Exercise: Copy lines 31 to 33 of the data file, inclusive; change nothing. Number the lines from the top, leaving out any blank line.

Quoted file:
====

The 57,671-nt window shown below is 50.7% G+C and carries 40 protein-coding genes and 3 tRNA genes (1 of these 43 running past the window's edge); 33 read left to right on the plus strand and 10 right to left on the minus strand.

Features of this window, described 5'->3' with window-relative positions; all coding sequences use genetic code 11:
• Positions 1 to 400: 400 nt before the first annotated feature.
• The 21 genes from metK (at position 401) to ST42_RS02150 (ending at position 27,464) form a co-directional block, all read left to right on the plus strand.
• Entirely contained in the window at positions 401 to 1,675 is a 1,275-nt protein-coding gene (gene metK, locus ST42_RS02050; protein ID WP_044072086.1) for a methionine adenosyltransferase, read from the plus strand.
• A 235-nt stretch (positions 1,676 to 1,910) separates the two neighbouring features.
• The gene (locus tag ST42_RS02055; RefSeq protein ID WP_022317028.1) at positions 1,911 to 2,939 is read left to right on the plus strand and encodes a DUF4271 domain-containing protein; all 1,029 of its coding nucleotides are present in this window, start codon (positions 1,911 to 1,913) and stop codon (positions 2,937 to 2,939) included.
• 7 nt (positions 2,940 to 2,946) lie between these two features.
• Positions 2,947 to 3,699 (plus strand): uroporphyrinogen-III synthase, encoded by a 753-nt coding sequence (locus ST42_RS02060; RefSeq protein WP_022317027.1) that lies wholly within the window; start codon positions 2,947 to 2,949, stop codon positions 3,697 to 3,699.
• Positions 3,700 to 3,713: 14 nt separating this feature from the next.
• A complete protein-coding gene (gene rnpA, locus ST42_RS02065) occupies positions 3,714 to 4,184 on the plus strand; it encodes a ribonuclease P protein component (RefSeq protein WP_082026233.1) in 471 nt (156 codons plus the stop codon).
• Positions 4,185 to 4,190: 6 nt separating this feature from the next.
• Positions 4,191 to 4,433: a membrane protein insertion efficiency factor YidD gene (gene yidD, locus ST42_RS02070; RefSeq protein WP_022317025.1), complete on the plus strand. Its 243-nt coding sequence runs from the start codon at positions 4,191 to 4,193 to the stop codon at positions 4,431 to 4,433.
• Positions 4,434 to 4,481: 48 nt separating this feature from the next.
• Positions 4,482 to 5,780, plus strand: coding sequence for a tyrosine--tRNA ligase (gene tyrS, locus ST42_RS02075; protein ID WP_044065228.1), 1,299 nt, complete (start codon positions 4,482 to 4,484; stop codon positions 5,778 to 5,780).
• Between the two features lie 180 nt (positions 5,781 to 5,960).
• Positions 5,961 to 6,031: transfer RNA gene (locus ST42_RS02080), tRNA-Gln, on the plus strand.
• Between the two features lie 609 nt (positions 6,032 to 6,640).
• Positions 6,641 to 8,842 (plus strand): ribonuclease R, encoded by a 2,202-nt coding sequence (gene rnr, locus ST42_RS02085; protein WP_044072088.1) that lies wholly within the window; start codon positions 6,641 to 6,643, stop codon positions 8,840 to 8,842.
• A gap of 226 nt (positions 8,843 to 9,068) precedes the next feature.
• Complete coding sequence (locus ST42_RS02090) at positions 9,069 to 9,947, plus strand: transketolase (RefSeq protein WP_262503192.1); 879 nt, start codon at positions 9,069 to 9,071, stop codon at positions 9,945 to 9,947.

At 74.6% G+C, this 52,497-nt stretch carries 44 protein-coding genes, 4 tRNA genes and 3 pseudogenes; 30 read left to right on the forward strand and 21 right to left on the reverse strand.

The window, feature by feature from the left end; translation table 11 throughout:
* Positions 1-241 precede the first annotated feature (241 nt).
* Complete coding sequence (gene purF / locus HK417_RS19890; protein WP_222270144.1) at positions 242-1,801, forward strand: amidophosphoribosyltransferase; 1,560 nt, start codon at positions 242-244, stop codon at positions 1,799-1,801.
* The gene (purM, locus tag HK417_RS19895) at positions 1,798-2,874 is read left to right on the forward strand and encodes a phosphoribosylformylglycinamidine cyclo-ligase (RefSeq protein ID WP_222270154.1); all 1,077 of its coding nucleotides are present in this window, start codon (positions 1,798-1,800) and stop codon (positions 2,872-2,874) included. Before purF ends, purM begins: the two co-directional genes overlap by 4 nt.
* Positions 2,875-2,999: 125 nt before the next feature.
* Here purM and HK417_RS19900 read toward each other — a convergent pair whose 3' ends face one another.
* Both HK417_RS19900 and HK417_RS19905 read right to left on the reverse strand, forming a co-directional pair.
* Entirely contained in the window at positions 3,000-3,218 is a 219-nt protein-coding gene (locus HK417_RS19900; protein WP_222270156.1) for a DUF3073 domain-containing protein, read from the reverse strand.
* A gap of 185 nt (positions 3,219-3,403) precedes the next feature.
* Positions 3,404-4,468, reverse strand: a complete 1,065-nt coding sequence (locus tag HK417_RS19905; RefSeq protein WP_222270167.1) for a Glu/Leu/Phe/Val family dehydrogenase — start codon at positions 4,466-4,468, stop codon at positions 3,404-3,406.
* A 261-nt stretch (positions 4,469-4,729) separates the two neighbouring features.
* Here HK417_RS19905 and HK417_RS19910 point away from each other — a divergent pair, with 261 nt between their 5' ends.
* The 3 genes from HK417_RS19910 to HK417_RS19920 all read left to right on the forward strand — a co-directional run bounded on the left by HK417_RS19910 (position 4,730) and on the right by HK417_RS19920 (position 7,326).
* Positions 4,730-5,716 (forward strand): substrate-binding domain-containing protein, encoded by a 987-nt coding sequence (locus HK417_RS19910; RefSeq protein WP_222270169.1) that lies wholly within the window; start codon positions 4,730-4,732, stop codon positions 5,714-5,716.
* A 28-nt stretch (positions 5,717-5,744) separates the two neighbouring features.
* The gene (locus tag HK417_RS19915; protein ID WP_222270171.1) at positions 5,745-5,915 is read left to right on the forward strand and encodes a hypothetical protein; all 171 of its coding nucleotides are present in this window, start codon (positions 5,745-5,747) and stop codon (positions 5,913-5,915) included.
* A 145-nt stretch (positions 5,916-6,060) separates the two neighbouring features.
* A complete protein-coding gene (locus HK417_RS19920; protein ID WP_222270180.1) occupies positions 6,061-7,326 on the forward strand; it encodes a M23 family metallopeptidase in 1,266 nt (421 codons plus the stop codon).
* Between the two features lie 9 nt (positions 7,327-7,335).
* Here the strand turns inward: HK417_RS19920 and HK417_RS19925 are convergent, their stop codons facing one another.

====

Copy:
* A gap of 185 nt (positions 3,219-3,403) precedes the next feature.
* Positions 3,404-4,468, reverse strand: a complete 1,065-nt coding sequence (locus tag HK417_RS19905; RefSeq protein WP_222270167.1) for a Glu/Leu/Phe/Val family dehydrogenase — start codon at positions 4,466-4,468, stop codon at positions 3,404-3,406.
* A 261-nt stretch (positions 4,469-4,729) separates the two neighbouring features.